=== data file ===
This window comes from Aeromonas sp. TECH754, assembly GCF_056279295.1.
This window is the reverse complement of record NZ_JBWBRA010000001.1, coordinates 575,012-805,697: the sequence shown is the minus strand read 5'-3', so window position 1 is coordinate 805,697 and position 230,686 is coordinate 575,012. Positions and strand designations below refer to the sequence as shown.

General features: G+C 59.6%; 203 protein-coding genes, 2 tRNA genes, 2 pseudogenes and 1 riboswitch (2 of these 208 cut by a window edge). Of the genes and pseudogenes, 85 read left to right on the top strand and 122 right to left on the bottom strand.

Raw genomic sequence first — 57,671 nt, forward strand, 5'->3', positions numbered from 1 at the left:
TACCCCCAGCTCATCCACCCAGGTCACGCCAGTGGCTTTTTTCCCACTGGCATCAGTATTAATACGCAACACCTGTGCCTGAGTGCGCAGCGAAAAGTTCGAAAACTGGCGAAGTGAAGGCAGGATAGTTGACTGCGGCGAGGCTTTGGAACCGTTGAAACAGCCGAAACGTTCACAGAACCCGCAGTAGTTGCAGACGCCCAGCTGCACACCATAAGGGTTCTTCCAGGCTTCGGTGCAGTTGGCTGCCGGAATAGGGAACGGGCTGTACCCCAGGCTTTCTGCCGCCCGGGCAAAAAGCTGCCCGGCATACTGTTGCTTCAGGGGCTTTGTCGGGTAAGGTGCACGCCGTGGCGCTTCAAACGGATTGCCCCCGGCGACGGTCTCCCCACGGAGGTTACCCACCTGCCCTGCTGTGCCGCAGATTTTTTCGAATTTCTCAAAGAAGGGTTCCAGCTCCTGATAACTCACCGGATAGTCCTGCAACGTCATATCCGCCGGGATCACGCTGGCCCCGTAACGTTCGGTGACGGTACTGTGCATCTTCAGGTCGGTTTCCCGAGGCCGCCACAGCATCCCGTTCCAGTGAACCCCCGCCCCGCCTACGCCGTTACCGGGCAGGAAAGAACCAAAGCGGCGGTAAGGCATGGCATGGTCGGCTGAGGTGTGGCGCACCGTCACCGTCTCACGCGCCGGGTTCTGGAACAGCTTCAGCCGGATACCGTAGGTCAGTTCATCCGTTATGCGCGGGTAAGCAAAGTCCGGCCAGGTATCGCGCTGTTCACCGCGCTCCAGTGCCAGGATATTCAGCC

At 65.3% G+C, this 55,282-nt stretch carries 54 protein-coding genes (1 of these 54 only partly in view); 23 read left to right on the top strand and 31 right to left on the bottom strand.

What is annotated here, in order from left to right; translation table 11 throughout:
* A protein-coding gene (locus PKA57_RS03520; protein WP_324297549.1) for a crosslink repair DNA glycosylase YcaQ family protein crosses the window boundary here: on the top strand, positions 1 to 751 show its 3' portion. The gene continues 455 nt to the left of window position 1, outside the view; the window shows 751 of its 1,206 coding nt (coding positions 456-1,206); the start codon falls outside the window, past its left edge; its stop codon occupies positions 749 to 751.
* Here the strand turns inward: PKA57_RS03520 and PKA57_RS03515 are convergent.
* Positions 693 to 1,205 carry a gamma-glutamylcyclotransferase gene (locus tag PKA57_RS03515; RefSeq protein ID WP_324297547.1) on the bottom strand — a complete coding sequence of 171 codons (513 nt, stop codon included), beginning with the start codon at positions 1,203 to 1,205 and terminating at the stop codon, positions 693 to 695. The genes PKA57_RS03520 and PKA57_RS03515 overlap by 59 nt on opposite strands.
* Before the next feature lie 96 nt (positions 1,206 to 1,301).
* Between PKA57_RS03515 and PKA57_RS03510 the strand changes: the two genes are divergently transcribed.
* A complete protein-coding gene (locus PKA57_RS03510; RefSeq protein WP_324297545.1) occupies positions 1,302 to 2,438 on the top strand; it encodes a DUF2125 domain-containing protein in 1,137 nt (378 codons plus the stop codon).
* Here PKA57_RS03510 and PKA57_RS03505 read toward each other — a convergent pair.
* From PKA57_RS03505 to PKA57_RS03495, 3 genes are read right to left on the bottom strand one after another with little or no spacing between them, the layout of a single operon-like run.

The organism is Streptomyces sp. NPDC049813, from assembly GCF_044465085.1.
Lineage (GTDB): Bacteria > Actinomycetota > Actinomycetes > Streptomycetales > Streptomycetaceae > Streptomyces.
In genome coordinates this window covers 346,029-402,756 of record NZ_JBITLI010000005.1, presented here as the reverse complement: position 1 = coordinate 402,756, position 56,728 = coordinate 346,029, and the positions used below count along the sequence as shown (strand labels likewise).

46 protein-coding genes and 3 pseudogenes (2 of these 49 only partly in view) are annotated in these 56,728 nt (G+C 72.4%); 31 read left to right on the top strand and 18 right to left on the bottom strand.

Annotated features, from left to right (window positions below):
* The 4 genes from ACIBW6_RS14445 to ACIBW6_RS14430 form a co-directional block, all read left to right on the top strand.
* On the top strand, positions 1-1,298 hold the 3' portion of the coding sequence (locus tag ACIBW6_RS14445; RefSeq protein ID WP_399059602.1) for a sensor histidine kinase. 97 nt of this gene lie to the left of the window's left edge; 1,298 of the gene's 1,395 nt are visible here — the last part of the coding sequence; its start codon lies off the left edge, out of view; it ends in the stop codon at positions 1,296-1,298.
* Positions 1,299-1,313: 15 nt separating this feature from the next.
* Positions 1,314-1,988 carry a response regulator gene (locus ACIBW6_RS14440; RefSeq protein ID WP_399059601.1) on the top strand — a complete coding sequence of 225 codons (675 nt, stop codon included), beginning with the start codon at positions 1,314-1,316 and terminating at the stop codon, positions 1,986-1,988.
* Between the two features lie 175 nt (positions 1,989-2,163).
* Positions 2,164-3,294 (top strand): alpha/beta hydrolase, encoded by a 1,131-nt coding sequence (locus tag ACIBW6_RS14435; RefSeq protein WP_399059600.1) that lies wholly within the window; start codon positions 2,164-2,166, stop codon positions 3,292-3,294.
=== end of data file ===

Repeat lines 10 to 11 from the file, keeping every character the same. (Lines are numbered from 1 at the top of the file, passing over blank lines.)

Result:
* Positions 693 to 1,205 carry a gamma-glutamylcyclotransferase gene (locus tag PKA57_RS03515; RefSeq protein ID WP_324297547.1) on the bottom strand — a complete coding sequence of 171 codons (513 nt, stop codon included), beginning with the start codon at positions 1,203 to 1,205 and terminating at the stop codon, positions 693 to 695. The genes PKA57_RS03520 and PKA57_RS03515 overlap by 59 nt on opposite strands.
* Before the next feature lie 96 nt (positions 1,206 to 1,301).